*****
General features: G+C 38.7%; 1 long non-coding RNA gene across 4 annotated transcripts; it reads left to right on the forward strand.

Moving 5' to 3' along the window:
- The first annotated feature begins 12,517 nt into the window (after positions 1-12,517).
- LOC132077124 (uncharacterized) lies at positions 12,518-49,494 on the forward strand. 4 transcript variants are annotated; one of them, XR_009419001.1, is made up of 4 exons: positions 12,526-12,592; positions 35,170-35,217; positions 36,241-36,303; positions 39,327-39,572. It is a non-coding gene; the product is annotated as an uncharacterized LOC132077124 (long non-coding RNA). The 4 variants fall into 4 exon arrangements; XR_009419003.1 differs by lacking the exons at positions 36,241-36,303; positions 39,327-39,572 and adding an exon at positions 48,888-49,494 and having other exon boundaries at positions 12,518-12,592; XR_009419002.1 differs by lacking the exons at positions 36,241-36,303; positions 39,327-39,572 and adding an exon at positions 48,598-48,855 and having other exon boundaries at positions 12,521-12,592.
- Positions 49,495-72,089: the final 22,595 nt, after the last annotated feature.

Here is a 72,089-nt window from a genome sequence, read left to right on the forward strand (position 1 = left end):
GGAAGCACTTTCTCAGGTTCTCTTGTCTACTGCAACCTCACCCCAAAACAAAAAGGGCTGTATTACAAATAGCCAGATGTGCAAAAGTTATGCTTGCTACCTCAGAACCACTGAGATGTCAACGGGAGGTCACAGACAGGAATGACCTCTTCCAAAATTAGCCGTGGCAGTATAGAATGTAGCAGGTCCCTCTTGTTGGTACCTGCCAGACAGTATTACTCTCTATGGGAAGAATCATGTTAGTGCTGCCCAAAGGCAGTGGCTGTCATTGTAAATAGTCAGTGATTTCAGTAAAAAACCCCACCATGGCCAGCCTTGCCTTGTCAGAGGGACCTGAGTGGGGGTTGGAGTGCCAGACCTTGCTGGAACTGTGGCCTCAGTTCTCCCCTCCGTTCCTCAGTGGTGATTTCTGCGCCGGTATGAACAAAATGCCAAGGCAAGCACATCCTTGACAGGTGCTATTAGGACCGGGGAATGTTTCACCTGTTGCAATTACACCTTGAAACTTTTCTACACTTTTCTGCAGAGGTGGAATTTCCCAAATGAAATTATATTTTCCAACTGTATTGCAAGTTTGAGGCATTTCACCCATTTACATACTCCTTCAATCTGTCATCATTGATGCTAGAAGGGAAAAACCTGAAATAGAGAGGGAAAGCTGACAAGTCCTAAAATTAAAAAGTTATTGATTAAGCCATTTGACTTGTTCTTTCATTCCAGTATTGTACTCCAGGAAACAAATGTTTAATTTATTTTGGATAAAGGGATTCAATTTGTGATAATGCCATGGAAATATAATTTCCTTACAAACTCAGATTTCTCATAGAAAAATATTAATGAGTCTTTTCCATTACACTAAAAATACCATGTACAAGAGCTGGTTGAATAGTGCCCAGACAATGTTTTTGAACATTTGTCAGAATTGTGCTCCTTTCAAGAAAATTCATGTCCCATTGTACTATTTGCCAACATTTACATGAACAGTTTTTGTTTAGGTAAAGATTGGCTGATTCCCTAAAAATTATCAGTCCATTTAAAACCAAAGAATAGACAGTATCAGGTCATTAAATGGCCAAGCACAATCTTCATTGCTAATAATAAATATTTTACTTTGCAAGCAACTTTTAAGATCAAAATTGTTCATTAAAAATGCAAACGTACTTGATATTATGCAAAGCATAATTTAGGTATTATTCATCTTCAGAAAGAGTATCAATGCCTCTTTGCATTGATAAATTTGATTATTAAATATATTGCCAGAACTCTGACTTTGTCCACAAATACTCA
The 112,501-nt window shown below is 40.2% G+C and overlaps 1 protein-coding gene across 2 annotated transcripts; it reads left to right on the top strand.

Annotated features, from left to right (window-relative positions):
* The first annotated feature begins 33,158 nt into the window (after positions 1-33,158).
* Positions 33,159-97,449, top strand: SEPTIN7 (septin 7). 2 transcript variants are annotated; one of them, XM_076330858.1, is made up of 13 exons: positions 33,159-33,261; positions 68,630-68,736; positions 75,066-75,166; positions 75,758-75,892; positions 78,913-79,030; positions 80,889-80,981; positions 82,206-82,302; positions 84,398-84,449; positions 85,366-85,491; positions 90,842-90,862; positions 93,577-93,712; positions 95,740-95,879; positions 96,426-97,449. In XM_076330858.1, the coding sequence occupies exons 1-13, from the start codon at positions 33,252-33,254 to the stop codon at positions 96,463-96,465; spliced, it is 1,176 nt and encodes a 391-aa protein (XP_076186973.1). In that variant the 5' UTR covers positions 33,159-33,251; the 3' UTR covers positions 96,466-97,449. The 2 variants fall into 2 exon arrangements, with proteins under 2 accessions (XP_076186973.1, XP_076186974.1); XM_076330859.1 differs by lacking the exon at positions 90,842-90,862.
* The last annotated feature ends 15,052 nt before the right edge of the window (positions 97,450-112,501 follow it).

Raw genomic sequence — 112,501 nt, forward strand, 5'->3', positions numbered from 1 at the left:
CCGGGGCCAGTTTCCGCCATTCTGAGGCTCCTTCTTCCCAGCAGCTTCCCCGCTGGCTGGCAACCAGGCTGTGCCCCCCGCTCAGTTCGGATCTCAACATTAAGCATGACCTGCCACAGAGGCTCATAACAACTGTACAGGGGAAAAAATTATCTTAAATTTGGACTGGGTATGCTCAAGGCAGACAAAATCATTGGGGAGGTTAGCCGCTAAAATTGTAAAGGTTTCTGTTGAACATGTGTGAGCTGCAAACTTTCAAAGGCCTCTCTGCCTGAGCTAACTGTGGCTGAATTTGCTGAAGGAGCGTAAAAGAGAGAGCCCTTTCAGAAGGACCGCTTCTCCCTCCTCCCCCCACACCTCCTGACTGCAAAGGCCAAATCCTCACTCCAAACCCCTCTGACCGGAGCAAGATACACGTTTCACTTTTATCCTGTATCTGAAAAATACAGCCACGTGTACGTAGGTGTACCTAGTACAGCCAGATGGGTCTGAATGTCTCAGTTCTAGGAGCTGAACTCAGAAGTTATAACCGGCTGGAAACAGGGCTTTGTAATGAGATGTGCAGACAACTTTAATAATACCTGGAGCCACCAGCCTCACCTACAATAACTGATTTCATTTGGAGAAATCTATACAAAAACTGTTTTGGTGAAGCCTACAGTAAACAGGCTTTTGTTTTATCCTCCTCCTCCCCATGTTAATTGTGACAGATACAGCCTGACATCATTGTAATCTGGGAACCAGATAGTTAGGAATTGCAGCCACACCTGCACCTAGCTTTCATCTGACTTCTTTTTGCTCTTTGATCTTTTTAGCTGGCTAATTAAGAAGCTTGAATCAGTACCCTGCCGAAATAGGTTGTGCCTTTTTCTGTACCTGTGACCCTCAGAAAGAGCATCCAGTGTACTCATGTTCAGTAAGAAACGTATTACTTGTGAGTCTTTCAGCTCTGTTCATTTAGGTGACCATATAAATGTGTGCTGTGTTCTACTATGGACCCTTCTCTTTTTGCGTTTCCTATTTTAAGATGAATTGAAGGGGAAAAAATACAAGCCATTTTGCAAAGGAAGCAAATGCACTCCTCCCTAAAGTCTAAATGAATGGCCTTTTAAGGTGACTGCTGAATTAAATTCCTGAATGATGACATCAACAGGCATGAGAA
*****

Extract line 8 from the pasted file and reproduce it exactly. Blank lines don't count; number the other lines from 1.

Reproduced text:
The 112,501-nt window shown below is 40.2% G+C and overlaps 1 protein-coding gene across 2 annotated transcripts; it reads left to right on the top strand.